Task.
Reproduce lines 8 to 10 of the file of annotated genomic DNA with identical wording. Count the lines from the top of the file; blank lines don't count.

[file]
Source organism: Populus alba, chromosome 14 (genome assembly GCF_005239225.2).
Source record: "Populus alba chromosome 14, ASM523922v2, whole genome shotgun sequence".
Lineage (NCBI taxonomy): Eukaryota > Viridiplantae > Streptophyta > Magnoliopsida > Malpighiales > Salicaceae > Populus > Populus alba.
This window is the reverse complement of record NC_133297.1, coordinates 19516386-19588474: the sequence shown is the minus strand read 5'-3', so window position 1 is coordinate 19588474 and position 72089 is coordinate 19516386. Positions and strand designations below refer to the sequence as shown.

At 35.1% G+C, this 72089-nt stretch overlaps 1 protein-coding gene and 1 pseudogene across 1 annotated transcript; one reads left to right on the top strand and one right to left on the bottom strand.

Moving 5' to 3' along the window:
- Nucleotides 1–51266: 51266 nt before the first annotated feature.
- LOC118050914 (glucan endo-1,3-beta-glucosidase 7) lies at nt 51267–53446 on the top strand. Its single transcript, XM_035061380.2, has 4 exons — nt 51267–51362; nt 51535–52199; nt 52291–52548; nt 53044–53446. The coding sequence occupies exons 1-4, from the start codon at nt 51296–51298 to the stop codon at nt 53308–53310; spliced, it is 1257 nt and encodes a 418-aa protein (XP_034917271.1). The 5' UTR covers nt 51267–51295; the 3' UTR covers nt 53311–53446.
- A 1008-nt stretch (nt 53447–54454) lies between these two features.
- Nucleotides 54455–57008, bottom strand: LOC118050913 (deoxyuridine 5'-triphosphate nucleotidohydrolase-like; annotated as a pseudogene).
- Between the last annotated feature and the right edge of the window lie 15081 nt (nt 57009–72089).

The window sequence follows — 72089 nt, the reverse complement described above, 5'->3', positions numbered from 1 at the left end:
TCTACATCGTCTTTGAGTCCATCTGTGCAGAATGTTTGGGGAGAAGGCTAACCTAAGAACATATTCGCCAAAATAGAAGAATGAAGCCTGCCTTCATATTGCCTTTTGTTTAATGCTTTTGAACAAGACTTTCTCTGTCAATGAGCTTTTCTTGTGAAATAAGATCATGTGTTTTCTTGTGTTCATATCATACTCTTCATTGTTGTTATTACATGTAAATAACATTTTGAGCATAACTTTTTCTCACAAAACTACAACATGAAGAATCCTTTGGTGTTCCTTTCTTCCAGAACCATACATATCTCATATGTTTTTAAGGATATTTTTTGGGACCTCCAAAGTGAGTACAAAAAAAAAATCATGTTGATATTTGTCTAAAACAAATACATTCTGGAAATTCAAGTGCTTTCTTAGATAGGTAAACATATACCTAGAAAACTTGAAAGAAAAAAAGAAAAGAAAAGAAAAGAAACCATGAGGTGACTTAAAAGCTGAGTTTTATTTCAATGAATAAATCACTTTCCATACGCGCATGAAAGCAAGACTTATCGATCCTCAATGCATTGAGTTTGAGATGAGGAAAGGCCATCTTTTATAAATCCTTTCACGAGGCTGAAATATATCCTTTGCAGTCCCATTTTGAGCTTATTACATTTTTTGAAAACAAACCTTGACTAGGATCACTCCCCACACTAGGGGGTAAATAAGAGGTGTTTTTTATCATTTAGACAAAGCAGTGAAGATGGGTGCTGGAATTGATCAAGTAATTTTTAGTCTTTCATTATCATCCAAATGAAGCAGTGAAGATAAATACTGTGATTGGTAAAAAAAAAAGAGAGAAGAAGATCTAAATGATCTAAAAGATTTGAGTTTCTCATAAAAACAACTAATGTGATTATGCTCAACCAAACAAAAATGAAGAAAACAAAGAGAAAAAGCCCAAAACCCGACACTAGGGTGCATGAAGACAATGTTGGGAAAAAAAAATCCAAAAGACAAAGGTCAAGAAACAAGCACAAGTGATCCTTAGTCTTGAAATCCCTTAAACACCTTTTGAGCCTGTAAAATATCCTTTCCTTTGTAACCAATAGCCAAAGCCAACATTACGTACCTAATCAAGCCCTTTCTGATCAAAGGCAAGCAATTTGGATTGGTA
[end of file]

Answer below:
- LOC118050914 (glucan endo-1,3-beta-glucosidase 7) lies at nt 51267–53446 on the top strand. Its single transcript, XM_035061380.2, has 4 exons — nt 51267–51362; nt 51535–52199; nt 52291–52548; nt 53044–53446. The coding sequence occupies exons 1-4, from the start codon at nt 51296–51298 to the stop codon at nt 53308–53310; spliced, it is 1257 nt and encodes a 418-aa protein (XP_034917271.1). The 5' UTR covers nt 51267–51295; the 3' UTR covers nt 53311–53446.
- A 1008-nt stretch (nt 53447–54454) lies between these two features.
- Nucleotides 54455–57008, bottom strand: LOC118050913 (deoxyuridine 5'-triphosphate nucleotidohydrolase-like; annotated as a pseudogene).